Common Bladderwort (Utricularia macrorhiza)

 

Common Bladderwort Detail

The Common Bladderwort (Utricularia macrorhiza or Utricularia vulgaris) is of the order Lamiales and Bladderwort Family (Lentibulariaceae) and is a carnivorous plant common in French Hill Pond. The specimen shown in the photographs on this page was removed from French Hill Pond for study in July 2010. All members of this genus are carnivorous.

Common Bladderworts do not have roots but obtain their nutrients directly from the water like algae. However, they are much more sophisticated than algae. The stems of bladderworts are called stolons. The leaves of the bladderwort in which photosynthesis takes place are attached to the stolons. Scattered throughout the plant are tiny bladders that trap food. The genus name, Utricularia, comes from the Latin, utriculus, that translates to "leather bag." The bladders of a bladderwort do look like tiny leather bags. These bladders are ingenious applications of physical principles. Water in the bladders is constantly being forced out through the bladder's walls by osmosis as the plant is moved about in the water. A partial vacuum is generated causing the bladder to crush inward. The opening of the bladder during this process is closed and sealed by the difference in water pressure, the pressure being higher outside than inside. This process is limited by the osmotic pressure generated by the passage of water through the bladder walls. The bladder mouth or opening is surrounded by tiny hairs. The bladder remains closed until these hairs are disturbed, thereby breaking the vacuum and sucking the prey into the bladder. The prey is digested as the process is repeated.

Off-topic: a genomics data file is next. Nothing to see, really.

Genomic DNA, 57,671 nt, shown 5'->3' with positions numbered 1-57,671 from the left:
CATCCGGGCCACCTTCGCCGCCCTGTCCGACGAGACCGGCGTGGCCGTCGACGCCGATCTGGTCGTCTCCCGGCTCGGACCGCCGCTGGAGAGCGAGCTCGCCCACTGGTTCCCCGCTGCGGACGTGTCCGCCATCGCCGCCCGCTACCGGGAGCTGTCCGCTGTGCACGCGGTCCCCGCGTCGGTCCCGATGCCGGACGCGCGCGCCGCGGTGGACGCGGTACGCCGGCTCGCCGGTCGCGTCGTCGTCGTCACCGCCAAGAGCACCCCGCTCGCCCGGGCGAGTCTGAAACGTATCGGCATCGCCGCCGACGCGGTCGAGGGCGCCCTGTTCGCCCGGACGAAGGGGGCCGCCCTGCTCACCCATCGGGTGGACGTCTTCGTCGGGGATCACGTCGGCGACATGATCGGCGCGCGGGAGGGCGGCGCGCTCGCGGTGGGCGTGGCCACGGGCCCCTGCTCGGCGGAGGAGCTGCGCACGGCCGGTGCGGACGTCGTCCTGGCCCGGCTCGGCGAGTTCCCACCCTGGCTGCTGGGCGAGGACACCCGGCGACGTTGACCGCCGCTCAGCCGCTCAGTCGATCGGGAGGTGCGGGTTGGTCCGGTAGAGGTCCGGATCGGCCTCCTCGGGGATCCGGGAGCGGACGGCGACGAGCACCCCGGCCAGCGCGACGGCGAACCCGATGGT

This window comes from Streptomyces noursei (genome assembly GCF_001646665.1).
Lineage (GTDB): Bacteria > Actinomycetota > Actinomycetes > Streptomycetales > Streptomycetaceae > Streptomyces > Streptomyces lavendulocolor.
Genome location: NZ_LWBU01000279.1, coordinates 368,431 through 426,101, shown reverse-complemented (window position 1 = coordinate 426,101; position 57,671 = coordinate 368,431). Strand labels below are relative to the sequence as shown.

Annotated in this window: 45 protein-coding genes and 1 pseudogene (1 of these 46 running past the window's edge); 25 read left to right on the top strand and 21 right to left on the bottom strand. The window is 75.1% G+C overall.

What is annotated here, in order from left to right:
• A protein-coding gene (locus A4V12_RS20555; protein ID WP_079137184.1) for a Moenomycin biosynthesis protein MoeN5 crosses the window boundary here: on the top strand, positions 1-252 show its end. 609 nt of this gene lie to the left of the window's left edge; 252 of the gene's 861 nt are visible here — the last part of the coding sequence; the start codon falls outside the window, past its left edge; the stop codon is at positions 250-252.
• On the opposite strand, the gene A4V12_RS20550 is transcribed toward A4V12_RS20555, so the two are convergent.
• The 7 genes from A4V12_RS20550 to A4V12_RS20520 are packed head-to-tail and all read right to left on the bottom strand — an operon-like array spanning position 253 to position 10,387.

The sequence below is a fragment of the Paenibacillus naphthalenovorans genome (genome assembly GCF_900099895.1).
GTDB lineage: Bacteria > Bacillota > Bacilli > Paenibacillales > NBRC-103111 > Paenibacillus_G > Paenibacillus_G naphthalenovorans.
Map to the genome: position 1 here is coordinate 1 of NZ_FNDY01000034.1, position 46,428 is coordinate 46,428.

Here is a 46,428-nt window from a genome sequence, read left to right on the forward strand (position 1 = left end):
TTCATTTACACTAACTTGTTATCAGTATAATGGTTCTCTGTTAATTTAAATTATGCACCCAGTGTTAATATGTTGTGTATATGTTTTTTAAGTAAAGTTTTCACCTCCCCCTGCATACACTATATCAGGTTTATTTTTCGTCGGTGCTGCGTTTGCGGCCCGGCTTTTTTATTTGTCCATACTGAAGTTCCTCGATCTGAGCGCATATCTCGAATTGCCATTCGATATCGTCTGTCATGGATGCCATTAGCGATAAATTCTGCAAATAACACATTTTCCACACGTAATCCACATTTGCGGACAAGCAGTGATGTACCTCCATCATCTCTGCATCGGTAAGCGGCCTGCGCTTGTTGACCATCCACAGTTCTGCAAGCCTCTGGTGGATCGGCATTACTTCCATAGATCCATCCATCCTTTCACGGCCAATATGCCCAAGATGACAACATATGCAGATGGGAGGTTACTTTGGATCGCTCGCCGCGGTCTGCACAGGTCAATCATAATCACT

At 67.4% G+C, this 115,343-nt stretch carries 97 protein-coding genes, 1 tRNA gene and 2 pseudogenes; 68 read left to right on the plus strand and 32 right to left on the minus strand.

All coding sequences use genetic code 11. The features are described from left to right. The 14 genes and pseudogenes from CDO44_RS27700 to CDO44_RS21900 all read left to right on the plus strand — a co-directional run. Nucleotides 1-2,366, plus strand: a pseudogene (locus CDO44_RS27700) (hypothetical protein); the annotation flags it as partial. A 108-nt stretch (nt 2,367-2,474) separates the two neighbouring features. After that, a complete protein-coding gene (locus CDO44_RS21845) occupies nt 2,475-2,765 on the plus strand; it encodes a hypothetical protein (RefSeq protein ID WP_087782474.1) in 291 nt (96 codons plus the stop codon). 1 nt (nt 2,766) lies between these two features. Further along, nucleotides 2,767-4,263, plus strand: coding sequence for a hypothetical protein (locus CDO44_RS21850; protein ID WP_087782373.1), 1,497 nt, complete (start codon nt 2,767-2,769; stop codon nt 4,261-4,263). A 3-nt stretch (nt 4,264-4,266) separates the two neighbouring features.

The Common Bladderworts of French Hill Pond are large enough to capture and digest tiny insects as well as microorganisms. The bladders are the dark or black parts of the plant in the photograph above. Note that the bladders are scattered in the leaves, which is one of the distinguishing characteristics of the Common Bladderwort. The leaves are filament-like, branched and finely divided. They are arranged on the stolon in an offset, alternate pattern. As this bladderwort grows, the new leaves are a bit greener than the old and the newest bladders are almost transparent. The new bladders turn tan and eventually black as the plant grows. These transitions can be seen in the photograph below. The newer part of the plant is at the upper left.

The flower of the Common Bladderwort resembles a yellow snapdragon. The Common Bladderwort reproduces by winter buds and segments of the plant that survive winter. This plant flowers June to August.

Common Bladderwort

 

Common Bladderworts may be seen suspended in the pond water frequently near hair algae. If the plant is removed from the water, it will collapse into what appears to be grass with black dots. Placed back in water, the Common Bladderwort will return to the form shown in the photographs above. The Common Bladderwort can survive on the ground during droughts. It is a very adaptable and ingenious plant. WARNING: This plant has tiny hairs containing an acid that can irritate skin.

 

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